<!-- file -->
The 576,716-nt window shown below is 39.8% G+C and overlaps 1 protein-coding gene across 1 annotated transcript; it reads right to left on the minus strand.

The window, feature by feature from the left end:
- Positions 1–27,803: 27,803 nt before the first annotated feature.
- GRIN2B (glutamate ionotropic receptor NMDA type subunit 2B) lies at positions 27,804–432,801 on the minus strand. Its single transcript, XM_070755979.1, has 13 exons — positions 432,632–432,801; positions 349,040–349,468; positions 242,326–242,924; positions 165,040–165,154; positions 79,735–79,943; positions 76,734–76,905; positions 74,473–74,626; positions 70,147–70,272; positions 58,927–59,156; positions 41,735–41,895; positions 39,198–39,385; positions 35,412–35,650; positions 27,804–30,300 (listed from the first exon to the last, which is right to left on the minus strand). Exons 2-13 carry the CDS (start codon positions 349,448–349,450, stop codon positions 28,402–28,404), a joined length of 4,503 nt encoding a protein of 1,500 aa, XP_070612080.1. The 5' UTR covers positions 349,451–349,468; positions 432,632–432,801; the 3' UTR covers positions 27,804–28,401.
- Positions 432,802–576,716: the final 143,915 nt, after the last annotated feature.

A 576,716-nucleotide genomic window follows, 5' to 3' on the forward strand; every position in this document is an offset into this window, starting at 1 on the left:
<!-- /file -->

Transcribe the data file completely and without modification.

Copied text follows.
The 576,716-nt window shown below is 39.8% G+C and overlaps 1 protein-coding gene across 1 annotated transcript; it reads right to left on the minus strand.

The window, feature by feature from the left end:
- Positions 1–27,803: 27,803 nt before the first annotated feature.
- GRIN2B (glutamate ionotropic receptor NMDA type subunit 2B) lies at positions 27,804–432,801 on the minus strand. Its single transcript, XM_070755979.1, has 13 exons — positions 432,632–432,801; positions 349,040–349,468; positions 242,326–242,924; positions 165,040–165,154; positions 79,735–79,943; positions 76,734–76,905; positions 74,473–74,626; positions 70,147–70,272; positions 58,927–59,156; positions 41,735–41,895; positions 39,198–39,385; positions 35,412–35,650; positions 27,804–30,300 (listed from the first exon to the last, which is right to left on the minus strand). Exons 2-13 carry the CDS (start codon positions 349,448–349,450, stop codon positions 28,402–28,404), a joined length of 4,503 nt encoding a protein of 1,500 aa, XP_070612080.1. The 5' UTR covers positions 349,451–349,468; positions 432,632–432,801; the 3' UTR covers positions 27,804–28,401.
- Positions 432,802–576,716: the final 143,915 nt, after the last annotated feature.

A 576,716-nucleotide genomic window follows, 5' to 3' on the forward strand; every position in this document is an offset into this window, starting at 1 on the left: